Saturday 26 May 2018

The Invisible Background

How do you run a democracy? You hold elections and referendums regularly and you ensure that everyone is free to vote as they choose and is absolutely not pressured to vote in a particular way. In Ireland, there is a moratorium on the broadcast media - wireless and TV - having any coverage on the matter at hand from 2pm on the day before polling until after the polling stations are closed at 10pm on The Day.  The Electoral Act on 1992 specifies that Polling Stations must be absolutely clear of partisan election propaganda: no hucksters outside the gates, not posters within 100m of the building in which polling is taking place. Officials ensure that only one person is in a polling booth at a time. Wives may not tell their husbands how to vote, or children their parents. A partisan tee-shirt or badge may be seen as election propaganda and we have been specifically discouraged from wearing any such in the building - or presumably within 100m of the gate. You may not take photographs inside lest you capture a voting slip in the background. This referendum, for the first time, the polling stations can emBraille polling cards so that the blind can cast their vote independently and unpressured.

Also it would be undemocratic to force people to travel long distances to vote, so you need to have a LOT of publicly available buildings to house the electoral officers and their ballot-boxes. For example, the rural Carlow-Kilkenny constituency has 200 polling stations while the urban county of Dun Laoghaire Rathdown can manage with only 38. As a matter of convenience, the network of National Schools [N= 3300] form the back-bone of polling stations and the kids are given a day off. It is a matter of history and demographics that almost all the National Schools are owned and operated by the Roman Catholic Church but that's okay because the political parties are none of them aligned with the church - partly because until recently "everyone" in the country was Catholic.

The referendum yesterday was about repealing the 8th amendment to the constitution to allow, in certain as yet unspecified but very limited circumstances, for abortion. The largest and best resourced institution which has a strong and clearly stated position on such an amendment is the Roman Catholic Church. Oh Oh! Would the facts outlined above given the Pro-Life No Repeal No Abortion position a home-team advantage? Would a truly independent Referendum Commission alert to possible bias re-think the location of the polling stations for This referendum?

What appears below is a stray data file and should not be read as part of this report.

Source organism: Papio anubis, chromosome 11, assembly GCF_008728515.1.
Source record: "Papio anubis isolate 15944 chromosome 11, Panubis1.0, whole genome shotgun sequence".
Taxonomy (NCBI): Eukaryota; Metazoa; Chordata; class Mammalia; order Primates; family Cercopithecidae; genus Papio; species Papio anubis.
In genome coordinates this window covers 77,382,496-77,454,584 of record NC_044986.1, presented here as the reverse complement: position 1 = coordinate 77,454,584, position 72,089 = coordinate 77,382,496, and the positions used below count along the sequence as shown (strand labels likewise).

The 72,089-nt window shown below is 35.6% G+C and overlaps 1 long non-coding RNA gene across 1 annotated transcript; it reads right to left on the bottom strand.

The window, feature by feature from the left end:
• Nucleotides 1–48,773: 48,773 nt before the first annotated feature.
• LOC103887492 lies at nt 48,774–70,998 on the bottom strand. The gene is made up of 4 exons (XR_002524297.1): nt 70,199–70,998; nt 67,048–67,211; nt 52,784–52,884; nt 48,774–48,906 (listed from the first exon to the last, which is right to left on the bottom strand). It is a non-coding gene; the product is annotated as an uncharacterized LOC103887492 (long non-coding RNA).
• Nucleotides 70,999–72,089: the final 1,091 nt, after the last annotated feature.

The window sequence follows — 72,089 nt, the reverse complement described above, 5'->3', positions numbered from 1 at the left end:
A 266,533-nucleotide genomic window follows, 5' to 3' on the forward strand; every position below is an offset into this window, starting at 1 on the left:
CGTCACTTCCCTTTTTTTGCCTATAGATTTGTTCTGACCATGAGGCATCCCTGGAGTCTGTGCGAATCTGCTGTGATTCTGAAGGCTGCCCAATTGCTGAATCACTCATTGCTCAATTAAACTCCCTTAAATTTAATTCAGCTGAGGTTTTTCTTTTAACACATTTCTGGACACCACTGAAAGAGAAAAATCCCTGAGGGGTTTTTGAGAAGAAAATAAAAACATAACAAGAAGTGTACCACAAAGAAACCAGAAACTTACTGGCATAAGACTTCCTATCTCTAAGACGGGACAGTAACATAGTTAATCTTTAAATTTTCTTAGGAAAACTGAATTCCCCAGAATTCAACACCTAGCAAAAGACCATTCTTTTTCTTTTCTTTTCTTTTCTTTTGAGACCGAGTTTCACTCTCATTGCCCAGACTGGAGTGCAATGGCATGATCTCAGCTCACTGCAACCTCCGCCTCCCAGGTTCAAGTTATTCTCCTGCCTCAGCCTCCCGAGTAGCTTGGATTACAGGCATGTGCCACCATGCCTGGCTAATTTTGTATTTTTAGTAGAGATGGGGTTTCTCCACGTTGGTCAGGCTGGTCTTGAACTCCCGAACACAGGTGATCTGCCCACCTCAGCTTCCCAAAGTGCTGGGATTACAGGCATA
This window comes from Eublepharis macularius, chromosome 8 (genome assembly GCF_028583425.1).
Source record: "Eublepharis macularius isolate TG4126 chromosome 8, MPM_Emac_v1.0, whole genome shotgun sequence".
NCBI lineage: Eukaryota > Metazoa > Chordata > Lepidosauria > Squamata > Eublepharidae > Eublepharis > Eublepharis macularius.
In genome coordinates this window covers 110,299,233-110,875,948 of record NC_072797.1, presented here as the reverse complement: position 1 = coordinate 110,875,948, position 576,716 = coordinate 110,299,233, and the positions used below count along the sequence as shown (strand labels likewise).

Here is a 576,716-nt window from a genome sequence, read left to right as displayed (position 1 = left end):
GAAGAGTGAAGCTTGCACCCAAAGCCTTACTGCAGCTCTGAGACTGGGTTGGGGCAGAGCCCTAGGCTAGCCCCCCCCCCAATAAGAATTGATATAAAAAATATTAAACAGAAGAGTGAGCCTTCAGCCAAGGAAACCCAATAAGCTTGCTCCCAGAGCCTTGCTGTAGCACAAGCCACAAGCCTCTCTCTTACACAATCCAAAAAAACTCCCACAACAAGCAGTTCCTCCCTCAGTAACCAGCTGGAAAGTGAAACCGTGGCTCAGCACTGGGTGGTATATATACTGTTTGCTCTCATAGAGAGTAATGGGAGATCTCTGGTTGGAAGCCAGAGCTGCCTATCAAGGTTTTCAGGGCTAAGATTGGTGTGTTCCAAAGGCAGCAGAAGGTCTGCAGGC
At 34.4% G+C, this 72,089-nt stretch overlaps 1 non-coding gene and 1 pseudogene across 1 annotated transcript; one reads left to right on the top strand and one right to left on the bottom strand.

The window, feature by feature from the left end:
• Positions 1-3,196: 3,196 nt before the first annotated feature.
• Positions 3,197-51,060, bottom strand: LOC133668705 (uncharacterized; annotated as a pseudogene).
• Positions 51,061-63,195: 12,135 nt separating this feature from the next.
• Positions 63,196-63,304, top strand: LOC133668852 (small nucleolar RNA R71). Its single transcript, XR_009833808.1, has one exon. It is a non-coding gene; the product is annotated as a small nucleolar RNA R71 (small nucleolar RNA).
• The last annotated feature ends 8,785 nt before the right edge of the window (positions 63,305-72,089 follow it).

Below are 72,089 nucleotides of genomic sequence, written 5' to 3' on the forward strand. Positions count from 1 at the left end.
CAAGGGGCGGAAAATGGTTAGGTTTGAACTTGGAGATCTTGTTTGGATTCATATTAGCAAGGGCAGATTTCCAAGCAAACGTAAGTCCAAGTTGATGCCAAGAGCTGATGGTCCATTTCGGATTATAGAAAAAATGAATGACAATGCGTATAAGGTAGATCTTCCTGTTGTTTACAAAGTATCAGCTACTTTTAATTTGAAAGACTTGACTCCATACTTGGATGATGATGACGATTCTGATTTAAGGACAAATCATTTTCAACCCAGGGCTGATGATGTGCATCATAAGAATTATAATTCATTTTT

What greets you at the door when you go to vote in a Catholic National School? A statue of the Blessed Virgin Mary and a photograph of Papa Francisco, just in case you haven't quite made up your mind. Now it's not deliberate, it's not a plot, it's just lazy, because even if you 'have to' use the National Schools, steps could have been taken to remove or cover the obvious icons of the Institution with arguably the most skin in the game. But that didn't happen because the Catholic Church, like the poor, is always with us in Ireland. It is part of the invisible background [I write about such unseens a lot]: most people, most of the time, just don't consciously see it there. But if you turn up to vote because you know it needs to be done; but you're still not sure (because it's complicated) as you approach the polling station; would a glance at the head of your church remind you, even subliminally, where The Cross should be put on your voting slip? In the last 'what society?' referendum where the Catholic Church had a position (on divorce), the result was as close as one vote per ballot box.

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